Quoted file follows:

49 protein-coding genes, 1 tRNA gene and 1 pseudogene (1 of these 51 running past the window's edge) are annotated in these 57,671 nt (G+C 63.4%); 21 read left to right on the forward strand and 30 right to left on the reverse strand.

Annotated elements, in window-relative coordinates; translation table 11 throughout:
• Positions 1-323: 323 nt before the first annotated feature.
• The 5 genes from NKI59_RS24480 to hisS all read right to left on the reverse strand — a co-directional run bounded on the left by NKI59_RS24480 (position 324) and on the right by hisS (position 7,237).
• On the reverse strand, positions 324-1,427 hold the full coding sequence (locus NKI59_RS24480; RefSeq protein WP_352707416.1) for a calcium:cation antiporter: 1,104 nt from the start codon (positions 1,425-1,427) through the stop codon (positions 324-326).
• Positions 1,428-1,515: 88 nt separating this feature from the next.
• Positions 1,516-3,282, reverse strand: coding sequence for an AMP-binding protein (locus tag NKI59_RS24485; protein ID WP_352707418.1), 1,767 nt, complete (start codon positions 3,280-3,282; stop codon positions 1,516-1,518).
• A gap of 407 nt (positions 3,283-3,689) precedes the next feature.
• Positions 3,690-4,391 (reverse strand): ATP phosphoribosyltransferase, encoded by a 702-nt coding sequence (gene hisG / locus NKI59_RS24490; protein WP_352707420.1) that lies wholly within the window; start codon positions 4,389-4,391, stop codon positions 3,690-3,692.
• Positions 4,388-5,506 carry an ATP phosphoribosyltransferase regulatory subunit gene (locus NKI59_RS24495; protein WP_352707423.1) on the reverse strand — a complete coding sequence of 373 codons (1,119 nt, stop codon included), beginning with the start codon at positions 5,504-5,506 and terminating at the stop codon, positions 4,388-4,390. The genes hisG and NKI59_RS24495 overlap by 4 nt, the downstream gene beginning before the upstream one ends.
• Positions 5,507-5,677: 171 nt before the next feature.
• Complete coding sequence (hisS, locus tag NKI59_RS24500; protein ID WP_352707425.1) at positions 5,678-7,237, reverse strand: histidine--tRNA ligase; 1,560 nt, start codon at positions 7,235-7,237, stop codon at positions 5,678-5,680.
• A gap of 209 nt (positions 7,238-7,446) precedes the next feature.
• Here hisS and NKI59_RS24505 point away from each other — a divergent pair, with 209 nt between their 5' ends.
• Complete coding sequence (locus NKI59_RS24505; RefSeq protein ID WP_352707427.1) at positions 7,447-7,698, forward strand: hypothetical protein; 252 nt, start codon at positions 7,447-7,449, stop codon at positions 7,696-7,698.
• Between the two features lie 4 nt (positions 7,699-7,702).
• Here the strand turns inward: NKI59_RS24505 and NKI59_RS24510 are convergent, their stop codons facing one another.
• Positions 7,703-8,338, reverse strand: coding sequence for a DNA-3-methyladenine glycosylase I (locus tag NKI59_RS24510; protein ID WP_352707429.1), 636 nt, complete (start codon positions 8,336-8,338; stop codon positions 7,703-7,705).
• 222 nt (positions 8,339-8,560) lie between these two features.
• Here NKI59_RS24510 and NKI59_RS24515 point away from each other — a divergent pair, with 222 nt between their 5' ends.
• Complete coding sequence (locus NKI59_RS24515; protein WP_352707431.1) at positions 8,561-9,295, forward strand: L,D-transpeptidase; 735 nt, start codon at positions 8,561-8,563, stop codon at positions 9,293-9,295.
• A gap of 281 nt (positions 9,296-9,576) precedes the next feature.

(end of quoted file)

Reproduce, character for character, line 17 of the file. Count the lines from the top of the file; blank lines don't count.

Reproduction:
• Here the strand turns inward: NKI59_RS24505 and NKI59_RS24510 are convergent, their stop codons facing one another.